The folks at MedAdNews and their medical device trade publication partner, MX, put together the first PharmaMed Marketing & Media conference this week. Thanks to June Portnoy, the conference marketing person, who gave me a press pass to this conference, I was able to catch up with some old friends and meet many new ones. Chris Truelove, Editor-in-Chief of MedAdNews, was there and so was Christine Gaudet, the conference manager.
Aside from meeting friends at this conference, I learned a few things from the presentations. Imagine that! I'll write about what I learned in more detail in a future issue of Pharma Marketing News. I will just mention a few highlights here.
Perhaps the most interesting thing I learned is how easy it is to do medical device marketing!
Jill Serbousek, VP Business & Marketing Strategy at Medtronic, presented a case study of a marketing campaign for a spinal surgery device, which a $75,000 market research study told her was one of the "ugliest and scariest products on the market."
[Medtronic was in the news not too long ago because of the recall of its Sprint Fidelis cardiac defribillation lead. See the FDA video here.]
Serbousek's presentation was very entertaining and packed with data -- something you don't see many marketers giving away. For example, she told us that among the 5 million spine surgery candidates out there in the US, she only needed to capture 125 of them to break even on a very successful marketing campaign that reached 6.2 million local TV viewers. 80.5 million radio (especially satellite radio) listeners, 4 million print readers, and 73 million Internet browsers. See reached that goal in 2 weeks!
ROI? Medical device marketers don't need no stinkin' ROI!
Serbousek also dosen't need to pay physicians to work for her as editors, advisers, and writers! Well, at least that's what she says is her policy. Which I admire. But I am sure, like many medical device manufacturers, Medtronic partners with physicians to develop devices and share with them royalties and other types of payment for research.
I hope to cover this in much more detail in Pharma Marketing News.
Continuing on with medical device marketing...
Sam Trujillo, Director, Consumer Marketing, Women's Healthcare Business United, Bayer Healthcare Pharmaceuticals, not only has a long and complicated job title, he also has a long history in pharmaceutical marketing and presented his buzz marketing strategy for Mirena, an intrauterine contraceptive device.
Mirena, Trujillo said, "was not an easy sale" and direct-to-consumer (DTC) advertising may not be an optimal marketing approach for such a product. His research found that 95% of US women (and 92% of men) cited recommendations by a friend as a source that influenced them to purchase a product. Seventy-four percent (74%) cited TV and 44% cited the Internet. Billboard advertising for Mirena, said Trujillo, was absolutely off the table.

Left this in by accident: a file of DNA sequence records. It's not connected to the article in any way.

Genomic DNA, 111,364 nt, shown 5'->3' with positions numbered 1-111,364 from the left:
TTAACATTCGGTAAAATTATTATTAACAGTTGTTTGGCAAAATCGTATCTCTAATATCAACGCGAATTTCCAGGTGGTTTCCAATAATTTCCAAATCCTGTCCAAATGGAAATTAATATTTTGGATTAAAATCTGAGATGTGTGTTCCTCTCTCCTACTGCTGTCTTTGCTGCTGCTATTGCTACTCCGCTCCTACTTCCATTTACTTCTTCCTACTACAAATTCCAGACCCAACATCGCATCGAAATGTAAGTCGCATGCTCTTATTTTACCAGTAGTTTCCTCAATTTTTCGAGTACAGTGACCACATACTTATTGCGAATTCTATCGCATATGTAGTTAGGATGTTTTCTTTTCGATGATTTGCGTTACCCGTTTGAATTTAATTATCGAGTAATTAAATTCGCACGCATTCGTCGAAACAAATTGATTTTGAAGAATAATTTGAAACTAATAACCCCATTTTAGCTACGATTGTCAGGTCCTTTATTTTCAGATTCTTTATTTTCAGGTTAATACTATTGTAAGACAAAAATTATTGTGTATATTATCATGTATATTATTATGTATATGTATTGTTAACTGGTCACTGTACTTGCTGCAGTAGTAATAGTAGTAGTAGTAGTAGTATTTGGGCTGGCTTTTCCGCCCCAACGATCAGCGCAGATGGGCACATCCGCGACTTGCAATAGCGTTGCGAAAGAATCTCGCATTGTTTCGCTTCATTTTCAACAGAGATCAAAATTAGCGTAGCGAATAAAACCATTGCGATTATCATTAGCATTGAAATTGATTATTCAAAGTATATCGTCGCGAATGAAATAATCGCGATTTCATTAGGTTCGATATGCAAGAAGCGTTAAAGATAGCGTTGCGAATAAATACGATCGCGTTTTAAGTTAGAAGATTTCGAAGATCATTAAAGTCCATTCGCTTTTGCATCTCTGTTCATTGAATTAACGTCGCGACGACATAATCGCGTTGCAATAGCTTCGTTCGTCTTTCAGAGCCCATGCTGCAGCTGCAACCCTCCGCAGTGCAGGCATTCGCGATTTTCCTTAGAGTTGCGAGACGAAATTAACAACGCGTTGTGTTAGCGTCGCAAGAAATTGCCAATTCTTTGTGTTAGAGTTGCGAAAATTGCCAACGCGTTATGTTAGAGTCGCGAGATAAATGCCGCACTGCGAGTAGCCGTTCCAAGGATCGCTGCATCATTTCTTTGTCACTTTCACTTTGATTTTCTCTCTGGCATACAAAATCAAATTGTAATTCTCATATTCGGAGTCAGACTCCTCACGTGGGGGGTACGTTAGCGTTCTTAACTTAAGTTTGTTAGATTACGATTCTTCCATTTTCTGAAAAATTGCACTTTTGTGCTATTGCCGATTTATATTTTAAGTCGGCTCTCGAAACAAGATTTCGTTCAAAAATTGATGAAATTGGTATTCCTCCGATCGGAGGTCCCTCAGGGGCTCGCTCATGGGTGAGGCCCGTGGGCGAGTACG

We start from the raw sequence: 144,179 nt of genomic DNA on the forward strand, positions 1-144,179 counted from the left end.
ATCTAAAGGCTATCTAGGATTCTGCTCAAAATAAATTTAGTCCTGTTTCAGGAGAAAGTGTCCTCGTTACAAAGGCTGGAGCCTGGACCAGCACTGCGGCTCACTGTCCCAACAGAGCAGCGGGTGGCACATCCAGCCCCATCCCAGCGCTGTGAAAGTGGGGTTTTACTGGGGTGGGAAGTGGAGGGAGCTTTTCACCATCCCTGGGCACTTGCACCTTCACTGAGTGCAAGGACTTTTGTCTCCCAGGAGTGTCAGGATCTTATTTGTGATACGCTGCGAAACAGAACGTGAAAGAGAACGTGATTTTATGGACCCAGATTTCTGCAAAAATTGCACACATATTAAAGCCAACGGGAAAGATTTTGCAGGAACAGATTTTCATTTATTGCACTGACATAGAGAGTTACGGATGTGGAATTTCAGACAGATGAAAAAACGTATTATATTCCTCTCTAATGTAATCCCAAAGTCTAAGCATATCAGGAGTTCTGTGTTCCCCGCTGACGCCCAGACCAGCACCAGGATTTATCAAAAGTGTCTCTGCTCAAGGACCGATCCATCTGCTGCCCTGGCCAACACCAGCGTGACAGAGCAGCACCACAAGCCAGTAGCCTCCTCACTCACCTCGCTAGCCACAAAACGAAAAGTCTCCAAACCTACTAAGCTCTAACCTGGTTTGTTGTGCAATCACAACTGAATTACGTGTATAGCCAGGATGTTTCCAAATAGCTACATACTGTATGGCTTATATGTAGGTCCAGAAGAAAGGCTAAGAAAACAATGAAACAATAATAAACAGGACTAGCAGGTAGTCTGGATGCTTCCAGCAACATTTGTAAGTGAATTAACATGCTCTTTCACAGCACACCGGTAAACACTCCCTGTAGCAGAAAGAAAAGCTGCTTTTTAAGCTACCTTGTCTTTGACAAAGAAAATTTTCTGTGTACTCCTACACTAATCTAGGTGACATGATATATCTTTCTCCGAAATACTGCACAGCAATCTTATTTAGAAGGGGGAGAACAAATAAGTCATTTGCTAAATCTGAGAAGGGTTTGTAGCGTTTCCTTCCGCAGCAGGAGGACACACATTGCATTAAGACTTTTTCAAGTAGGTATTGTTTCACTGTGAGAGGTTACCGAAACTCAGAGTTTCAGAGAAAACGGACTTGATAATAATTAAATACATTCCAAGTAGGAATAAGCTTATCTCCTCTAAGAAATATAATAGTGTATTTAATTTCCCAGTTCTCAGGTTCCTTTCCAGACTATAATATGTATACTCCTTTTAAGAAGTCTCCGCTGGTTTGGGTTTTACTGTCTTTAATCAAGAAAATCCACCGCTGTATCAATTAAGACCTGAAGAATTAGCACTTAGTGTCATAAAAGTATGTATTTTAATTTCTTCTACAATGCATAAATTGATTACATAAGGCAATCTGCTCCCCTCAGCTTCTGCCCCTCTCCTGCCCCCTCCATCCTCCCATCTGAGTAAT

Consequently, the Mirena campaign depended very much on WOM -- word of mouth. I won't get into the details here. You can read more about it in a future issue of Pharma Marketing News.
What's Keeping Pharma Marketers Up at Night?
Sander Flaum, a Pharmaceutical Executive Magazine columnist and industry consultant, moderated a 2-person panel on the topic of "What's Keeping Healthcare Marketrs Up at Night?" That's easy! A rooster (see here)! Not much else that this panel talked about was memorable enough for me to write down in my notes.
In fact, what they did NOT talk about was more interesting than what they did talk about. There was talk about the importance of vaccines; mostly, the panel blamed the media for exaggerating the significance of side effects of vaccines like Gardisil. But no one mentioned that one presidential candidate and his running mate -- McCain/Palin -- are anti-science. McCain, for example, does not use the Internet and does not dispute the assertion that vaccines can cause autism! Palin apparently believes in creationism and that the universe was created 6,000 years ago! Maybe that's why a significant proportion of pharma people taking my survey do not intend to vote for McCain.
But Flaum was a gas and uttered such pearls of wisdom as "Billy Tauzin [President of PhRMA] is the wrong person for the job!" I think he was implying -- no, he actually mentioned -- that a former Congressman does not know the industry. Who should head up PhRMA according to Flaum? "Get a pharma CEO." Oh, boy! I can see I'll have to contact PhRMA Intern about that!
Flaum also said, with all due respect to attorneys that were not present in the room at the time, "the only obstacles to innovation are our attorneys."
Obviously, Sander would make a great guest for my Pharma Marketing Talk podcast radio show!